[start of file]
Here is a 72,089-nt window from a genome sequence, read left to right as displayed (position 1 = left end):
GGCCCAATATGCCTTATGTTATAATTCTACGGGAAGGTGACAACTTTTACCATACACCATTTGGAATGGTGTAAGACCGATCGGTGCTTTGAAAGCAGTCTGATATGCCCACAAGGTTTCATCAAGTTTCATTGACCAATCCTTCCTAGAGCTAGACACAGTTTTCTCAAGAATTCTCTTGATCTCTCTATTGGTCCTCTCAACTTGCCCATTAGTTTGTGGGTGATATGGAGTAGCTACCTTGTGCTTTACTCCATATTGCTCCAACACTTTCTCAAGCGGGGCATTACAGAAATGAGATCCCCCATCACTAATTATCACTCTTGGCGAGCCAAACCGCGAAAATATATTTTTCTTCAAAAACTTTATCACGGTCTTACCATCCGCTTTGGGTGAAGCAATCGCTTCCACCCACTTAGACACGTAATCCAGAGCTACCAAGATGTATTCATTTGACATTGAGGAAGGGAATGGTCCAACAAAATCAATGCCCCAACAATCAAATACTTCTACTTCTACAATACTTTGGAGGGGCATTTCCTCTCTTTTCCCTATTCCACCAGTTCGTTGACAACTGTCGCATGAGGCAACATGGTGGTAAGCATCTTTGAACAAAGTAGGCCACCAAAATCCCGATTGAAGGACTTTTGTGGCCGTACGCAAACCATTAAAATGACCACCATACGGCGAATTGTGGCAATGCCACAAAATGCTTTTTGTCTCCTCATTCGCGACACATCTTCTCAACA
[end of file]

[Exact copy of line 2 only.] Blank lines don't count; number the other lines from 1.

GGCCCAATATGCCTTATGTTATAATTCTACGGGAAGGTGACAACTTTTACCATACACCATTTGGAATGGTGTAAGACCGATCGGTGCTTTGAAAGCAGTCTGATATGCCCACAAGGTTTCATCAAGTTTCATTGACCAATCCTTCCTAGAGCTAGACACAGTTTTCTCAAGAATTCTCTTGATCTCTCTATTGGTCCTCTCAACTTGCCCATTAGTTTGTGGGTGATATGGAGTAGCTACCTTGTGCTTTACTCCATATTGCTCCAACACTTTCTCAAGCGGGGCATTACAGAAATGAGATCCCCCATCACTAATTATCACTCTTGGCGAGCCAAACCGCGAAAATATATTTTTCTTCAAAAACTTTATCACGGTCTTACCATCCGCTTTGGGTGAAGCAATCGCTTCCACCCACTTAGACACGTAATCCAGAGCTACCAAGATGTATTCATTTGACATTGAGGAAGGGAATGGTCCAACAAAATCAATGCCCCAACAATCAAATACTTCTACTTCTACAATACTTTGGAGGGGCATTTCCTCTCTTTTCCCTATTCCACCAGTTCGTTGACAACTGTCGCATGAGGCAACATGGTGGTAAGCATCTTTGAACAAAGTAGGCCACCAAAATCCCGATTGAAGGACTTTTGTGGCCGTACGCAAACCATTAAAATGACCACCATACGGCGAATTGTGGCAATGCCACAAAATGCTTTTTGTCTCCTCATTCGCGACACATCTTCTCAACA